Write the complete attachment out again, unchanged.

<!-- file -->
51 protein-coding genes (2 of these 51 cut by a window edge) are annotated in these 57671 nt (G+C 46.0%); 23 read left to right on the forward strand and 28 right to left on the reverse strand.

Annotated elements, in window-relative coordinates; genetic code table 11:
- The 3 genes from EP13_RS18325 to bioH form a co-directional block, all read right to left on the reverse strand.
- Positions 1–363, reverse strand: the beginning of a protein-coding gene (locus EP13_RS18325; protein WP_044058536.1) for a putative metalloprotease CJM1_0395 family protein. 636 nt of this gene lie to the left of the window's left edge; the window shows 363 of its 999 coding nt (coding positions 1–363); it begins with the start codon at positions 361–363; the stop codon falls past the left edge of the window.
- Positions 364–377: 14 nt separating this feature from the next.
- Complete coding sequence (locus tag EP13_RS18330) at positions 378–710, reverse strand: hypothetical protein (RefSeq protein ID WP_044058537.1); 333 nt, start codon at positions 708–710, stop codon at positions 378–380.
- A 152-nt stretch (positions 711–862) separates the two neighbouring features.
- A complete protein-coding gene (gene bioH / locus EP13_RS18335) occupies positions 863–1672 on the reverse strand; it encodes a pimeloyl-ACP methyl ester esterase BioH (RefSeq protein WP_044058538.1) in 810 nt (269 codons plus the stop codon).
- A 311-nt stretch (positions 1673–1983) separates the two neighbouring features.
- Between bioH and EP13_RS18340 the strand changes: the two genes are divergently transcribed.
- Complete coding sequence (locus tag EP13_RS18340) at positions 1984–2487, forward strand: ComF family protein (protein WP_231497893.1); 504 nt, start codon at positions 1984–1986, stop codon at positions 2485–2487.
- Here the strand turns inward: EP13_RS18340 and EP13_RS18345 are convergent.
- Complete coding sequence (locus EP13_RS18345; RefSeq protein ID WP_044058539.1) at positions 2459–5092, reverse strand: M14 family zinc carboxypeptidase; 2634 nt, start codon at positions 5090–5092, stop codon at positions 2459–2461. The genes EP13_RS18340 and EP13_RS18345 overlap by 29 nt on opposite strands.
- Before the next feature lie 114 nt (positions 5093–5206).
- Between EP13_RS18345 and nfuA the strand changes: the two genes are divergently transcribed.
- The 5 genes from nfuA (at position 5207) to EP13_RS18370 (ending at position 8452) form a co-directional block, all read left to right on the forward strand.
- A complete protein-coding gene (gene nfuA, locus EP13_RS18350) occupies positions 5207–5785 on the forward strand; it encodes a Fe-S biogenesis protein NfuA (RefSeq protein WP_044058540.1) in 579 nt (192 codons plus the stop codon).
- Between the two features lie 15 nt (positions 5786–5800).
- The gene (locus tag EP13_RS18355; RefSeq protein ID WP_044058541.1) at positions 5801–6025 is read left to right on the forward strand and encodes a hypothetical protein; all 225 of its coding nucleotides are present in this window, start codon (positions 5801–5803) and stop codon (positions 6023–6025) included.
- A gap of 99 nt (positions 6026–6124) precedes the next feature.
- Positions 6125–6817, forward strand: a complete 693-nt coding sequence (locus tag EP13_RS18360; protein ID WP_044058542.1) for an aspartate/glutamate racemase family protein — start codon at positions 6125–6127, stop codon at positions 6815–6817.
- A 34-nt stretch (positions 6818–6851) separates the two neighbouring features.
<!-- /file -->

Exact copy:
51 protein-coding genes (2 of these 51 cut by a window edge) are annotated in these 57671 nt (G+C 46.0%); 23 read left to right on the forward strand and 28 right to left on the reverse strand.

Annotated elements, in window-relative coordinates; genetic code table 11:
- The 3 genes from EP13_RS18325 to bioH form a co-directional block, all read right to left on the reverse strand.
- Positions 1–363, reverse strand: the beginning of a protein-coding gene (locus EP13_RS18325; protein WP_044058536.1) for a putative metalloprotease CJM1_0395 family protein. 636 nt of this gene lie to the left of the window's left edge; the window shows 363 of its 999 coding nt (coding positions 1–363); it begins with the start codon at positions 361–363; the stop codon falls past the left edge of the window.
- Positions 364–377: 14 nt separating this feature from the next.
- Complete coding sequence (locus tag EP13_RS18330) at positions 378–710, reverse strand: hypothetical protein (RefSeq protein ID WP_044058537.1); 333 nt, start codon at positions 708–710, stop codon at positions 378–380.
- A 152-nt stretch (positions 711–862) separates the two neighbouring features.
- A complete protein-coding gene (gene bioH / locus EP13_RS18335) occupies positions 863–1672 on the reverse strand; it encodes a pimeloyl-ACP methyl ester esterase BioH (RefSeq protein WP_044058538.1) in 810 nt (269 codons plus the stop codon).
- A 311-nt stretch (positions 1673–1983) separates the two neighbouring features.
- Between bioH and EP13_RS18340 the strand changes: the two genes are divergently transcribed.
- Complete coding sequence (locus tag EP13_RS18340) at positions 1984–2487, forward strand: ComF family protein (protein WP_231497893.1); 504 nt, start codon at positions 1984–1986, stop codon at positions 2485–2487.
- Here the strand turns inward: EP13_RS18340 and EP13_RS18345 are convergent.
- Complete coding sequence (locus EP13_RS18345; RefSeq protein ID WP_044058539.1) at positions 2459–5092, reverse strand: M14 family zinc carboxypeptidase; 2634 nt, start codon at positions 5090–5092, stop codon at positions 2459–2461. The genes EP13_RS18340 and EP13_RS18345 overlap by 29 nt on opposite strands.
- Before the next feature lie 114 nt (positions 5093–5206).
- Between EP13_RS18345 and nfuA the strand changes: the two genes are divergently transcribed.
- The 5 genes from nfuA (at position 5207) to EP13_RS18370 (ending at position 8452) form a co-directional block, all read left to right on the forward strand.
- A complete protein-coding gene (gene nfuA, locus EP13_RS18350) occupies positions 5207–5785 on the forward strand; it encodes a Fe-S biogenesis protein NfuA (RefSeq protein WP_044058540.1) in 579 nt (192 codons plus the stop codon).
- Between the two features lie 15 nt (positions 5786–5800).
- The gene (locus tag EP13_RS18355; RefSeq protein ID WP_044058541.1) at positions 5801–6025 is read left to right on the forward strand and encodes a hypothetical protein; all 225 of its coding nucleotides are present in this window, start codon (positions 5801–5803) and stop codon (positions 6023–6025) included.
- A gap of 99 nt (positions 6026–6124) precedes the next feature.
- Positions 6125–6817, forward strand: a complete 693-nt coding sequence (locus tag EP13_RS18360; protein ID WP_044058542.1) for an aspartate/glutamate racemase family protein — start codon at positions 6125–6127, stop codon at positions 6815–6817.
- A 34-nt stretch (positions 6818–6851) separates the two neighbouring features.